Centuries ago, the benefit that’s about to be bestowed upon Nancy Turner would have allowed her to herd sheep through town, be drunk in public without the threat of arrest and be protected from naval conscription. These days, being honoured as a freeman of a municipality comes with more subtle perks.
“Apparently it gives you free parking, but of course we don’t have meters in Saanich. And they put you at the top of the voter’s list, but you don’t get any extra votes,” Mayor Frank Leonard said with a laugh. “So it’s pretty much ceremonial recognition.”
Turner, an ethnobotanist with 40 years of research and practical work in her field behind her, will receive the Freedom of the Municipality from Saanich on Saturday.
The honour is the highest that can be formally bestowed upon a citizen, and recognizes accomplishments and community contributions.
“She’s done great work for the municipality, not to mention her national and international recognition for what she does as a scientist,” Leonard said.
Ethnobotany, as described by Turner, is the study of the relationships between people and plants. As well, she studies ethnoecology, the study of the relationships between people and their environments.
Much of her work has stayed in B.C., where she spent countless months throughout her career living alongside First Nations communities and learning about their harvesting and processing of native plants.
“There’s often an impression that the only kind of knowledge is the western, academic, scientific knowledge. And yet, people who have lived for thousands of years in one place, they build up an amazingly rich knowledge and understanding of practices relating to those particular places,” Turner said. “Indigenous people have a lot to tell us about what’s happening out on the land and water. They see, every day, the changes at the local level, in the flowering of species, the appearances of birds, or what’s happening to the river. They’re more aware of these than most of us are.”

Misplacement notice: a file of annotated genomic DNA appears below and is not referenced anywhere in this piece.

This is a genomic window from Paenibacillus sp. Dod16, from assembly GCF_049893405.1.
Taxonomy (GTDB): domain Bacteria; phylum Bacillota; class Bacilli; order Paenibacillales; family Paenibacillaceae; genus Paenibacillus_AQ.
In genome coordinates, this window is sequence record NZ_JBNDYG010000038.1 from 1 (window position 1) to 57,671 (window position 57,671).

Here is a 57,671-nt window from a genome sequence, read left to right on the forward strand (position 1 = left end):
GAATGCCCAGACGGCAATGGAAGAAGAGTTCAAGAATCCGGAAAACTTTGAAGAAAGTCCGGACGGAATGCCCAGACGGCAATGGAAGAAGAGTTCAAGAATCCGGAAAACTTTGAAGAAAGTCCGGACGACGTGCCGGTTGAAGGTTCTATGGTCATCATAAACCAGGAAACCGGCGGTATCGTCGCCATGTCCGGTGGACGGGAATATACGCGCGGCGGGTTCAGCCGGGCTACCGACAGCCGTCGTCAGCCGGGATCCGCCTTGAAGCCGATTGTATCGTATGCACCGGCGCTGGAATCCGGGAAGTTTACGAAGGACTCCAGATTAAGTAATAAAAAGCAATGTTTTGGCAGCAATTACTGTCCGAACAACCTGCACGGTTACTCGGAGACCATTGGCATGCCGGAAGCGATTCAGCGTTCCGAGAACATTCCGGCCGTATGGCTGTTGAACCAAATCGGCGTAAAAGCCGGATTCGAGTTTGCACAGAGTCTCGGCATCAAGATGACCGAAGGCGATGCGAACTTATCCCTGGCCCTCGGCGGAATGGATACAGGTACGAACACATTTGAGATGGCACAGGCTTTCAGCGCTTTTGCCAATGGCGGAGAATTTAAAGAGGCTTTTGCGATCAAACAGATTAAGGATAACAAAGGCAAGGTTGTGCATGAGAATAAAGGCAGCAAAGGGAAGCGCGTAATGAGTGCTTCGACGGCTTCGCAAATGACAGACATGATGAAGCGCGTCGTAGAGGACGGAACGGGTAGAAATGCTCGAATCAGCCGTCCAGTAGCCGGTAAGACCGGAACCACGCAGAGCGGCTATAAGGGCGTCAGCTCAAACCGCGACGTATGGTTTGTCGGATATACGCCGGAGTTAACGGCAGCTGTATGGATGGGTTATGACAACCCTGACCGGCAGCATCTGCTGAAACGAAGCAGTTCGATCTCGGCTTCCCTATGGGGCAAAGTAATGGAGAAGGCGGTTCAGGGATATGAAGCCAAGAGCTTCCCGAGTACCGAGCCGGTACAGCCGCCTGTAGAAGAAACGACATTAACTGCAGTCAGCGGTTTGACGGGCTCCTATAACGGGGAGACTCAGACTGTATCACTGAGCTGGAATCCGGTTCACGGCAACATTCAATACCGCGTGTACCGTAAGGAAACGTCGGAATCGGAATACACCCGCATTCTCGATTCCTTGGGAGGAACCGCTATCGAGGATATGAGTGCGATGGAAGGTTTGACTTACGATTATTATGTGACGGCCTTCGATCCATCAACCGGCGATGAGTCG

Turner has documented her work, namely what she’s been taught by First Nations elders, as a way to bridge the gap of understanding when it comes to ecology.
“The First Peoples here in British Columbia have always been called ‘hunter-gatherers’ in anthropology … but we’ve learned that there’s a whole new way of looking at the way people managed their environments and resources, and it’s a far more complex system than is implied in ‘hunter-gatherer,’” Turner said.
The 63-year-old environmental studies prof at the University of Victoria has lived in Saanich for most of her life, and has been given high honours in the past. Last year, she was appointed to the Order of Canada, while in 1999 she was appointed to the Order of B.C.
“I feel really honoured by this (freeman) recognition, but I prefer to look at it as a recognition of the wise teachers that I’ve had and the knowledge holders,” Turner said. “I see that as being the most important aspect of the honour.”
Turner will be named freeman at a ceremony June 18 at Saanich municipal hall (770 Vernon Ave.) at 11 a.m.
Freemen of Saanich
• George and Constance Pearkes (1968)
• Freeman King (1973)
• Les Passmore (1975)
• Hugh Keenleyside (1985)
• Bruce Hutchison (1990)
• Ken Middleton (1992)
• Hugh Curtis (2002)
• Ron Lou-Poy (2006)
• John Pendray (2006)